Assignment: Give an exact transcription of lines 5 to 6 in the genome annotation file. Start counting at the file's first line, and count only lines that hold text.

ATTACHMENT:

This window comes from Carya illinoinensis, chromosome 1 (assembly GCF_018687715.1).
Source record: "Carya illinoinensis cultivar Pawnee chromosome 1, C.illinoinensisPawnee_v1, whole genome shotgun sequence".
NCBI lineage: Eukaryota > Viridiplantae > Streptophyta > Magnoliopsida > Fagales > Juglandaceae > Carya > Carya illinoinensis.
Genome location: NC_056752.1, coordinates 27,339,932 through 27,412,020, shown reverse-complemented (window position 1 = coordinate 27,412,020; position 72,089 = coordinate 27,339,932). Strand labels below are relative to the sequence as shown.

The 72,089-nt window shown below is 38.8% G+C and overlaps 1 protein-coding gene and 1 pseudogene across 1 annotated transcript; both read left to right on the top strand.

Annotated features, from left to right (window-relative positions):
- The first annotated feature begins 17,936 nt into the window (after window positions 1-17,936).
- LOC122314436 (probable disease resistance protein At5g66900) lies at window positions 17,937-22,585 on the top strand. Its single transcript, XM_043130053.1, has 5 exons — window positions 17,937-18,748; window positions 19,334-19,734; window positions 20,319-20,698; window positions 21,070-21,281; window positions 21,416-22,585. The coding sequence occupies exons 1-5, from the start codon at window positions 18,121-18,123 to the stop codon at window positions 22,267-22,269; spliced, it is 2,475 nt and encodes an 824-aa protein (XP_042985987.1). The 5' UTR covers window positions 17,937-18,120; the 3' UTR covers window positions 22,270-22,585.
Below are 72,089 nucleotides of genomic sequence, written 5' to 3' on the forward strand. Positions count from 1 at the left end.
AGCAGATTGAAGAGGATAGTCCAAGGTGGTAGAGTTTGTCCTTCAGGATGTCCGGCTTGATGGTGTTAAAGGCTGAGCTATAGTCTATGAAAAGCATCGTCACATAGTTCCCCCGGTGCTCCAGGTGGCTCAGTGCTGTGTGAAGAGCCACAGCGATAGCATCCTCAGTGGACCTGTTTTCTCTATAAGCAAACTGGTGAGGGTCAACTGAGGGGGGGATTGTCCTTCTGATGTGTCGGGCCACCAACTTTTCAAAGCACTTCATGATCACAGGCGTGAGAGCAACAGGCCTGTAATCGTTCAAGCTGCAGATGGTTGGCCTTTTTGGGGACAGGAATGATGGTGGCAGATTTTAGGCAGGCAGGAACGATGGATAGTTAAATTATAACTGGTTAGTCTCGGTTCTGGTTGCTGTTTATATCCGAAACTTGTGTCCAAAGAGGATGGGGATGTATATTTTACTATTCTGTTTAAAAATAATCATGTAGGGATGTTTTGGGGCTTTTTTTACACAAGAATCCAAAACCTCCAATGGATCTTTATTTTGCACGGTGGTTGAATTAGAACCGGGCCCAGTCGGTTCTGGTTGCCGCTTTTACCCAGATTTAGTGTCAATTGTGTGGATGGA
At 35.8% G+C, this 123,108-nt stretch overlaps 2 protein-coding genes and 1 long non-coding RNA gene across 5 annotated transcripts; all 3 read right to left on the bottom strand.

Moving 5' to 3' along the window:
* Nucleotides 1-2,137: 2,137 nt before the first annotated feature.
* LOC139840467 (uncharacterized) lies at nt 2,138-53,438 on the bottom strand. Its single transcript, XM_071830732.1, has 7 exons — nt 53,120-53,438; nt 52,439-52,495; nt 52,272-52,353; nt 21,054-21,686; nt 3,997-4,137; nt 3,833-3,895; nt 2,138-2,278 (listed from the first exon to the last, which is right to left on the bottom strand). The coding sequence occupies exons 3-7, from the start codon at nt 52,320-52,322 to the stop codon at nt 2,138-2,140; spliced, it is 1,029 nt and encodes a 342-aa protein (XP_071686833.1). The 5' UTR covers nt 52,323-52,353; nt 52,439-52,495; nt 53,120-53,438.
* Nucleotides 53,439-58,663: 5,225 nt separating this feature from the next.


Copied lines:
The 72,089-nt window shown below is 38.8% G+C and overlaps 1 protein-coding gene and 1 pseudogene across 1 annotated transcript; both read left to right on the top strand.

Annotated features, from left to right (window-relative positions):